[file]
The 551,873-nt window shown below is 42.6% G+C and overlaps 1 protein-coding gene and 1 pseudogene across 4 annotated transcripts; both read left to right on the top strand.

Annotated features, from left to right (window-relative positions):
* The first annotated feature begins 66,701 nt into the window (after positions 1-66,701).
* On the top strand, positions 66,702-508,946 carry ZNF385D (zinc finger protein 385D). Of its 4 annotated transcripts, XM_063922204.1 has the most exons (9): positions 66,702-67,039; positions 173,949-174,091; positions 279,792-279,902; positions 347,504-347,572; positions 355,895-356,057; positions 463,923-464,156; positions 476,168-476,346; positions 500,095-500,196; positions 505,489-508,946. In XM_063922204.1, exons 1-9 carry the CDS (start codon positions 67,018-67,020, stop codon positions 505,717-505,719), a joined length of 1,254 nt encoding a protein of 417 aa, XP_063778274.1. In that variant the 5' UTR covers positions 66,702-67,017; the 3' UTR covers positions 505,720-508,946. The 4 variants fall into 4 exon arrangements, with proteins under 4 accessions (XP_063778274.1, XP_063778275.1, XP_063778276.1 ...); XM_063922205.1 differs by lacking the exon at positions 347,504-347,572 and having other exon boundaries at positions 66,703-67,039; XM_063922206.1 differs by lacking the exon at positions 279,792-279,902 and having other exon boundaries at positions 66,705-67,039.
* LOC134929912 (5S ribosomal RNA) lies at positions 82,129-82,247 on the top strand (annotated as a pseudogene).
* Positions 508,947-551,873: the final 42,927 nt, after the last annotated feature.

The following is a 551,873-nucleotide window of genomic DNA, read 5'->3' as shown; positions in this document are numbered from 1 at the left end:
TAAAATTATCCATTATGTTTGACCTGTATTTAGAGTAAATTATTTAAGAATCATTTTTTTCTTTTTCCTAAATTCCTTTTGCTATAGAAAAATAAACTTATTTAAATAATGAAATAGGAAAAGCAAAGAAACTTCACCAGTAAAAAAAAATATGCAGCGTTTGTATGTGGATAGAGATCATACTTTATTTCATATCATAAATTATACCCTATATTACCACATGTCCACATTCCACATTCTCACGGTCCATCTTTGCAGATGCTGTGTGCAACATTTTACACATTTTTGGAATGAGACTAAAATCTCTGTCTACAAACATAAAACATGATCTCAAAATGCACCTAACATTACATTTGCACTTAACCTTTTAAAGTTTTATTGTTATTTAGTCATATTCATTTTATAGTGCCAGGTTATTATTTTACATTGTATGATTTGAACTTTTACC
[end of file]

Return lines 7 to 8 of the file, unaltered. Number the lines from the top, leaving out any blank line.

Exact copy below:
The following is a 551,873-nucleotide window of genomic DNA, read 5'->3' as shown; positions in this document are numbered from 1 at the left end:
TAAAATTATCCATTATGTTTGACCTGTATTTAGAGTAAATTATTTAAGAATCATTTTTTTCTTTTTCCTAAATTCCTTTTGCTATAGAAAAATAAACTTATTTAAATAATGAAATAGGAAAAGCAAAGAAACTTCACCAGTAAAAAAAAATATGCAGCGTTTGTATGTGGATAGAGATCATACTTTATTTCATATCATAAATTATACCCTATATTACCACATGTCCACATTCCACATTCTCACGGTCCATCTTTGCAGATGCTGTGTGCAACATTTTACACATTTTTGGAATGAGACTAAAATCTCTGTCTACAAACATAAAACATGATCTCAAAATGCACCTAACATTACATTTGCACTTAACCTTTTAAAGTTTTATTGTTATTTAGTCATATTCATTTTATAGTGCCAGGTTATTATTTTACATTGTATGATTTGAACTTTTACC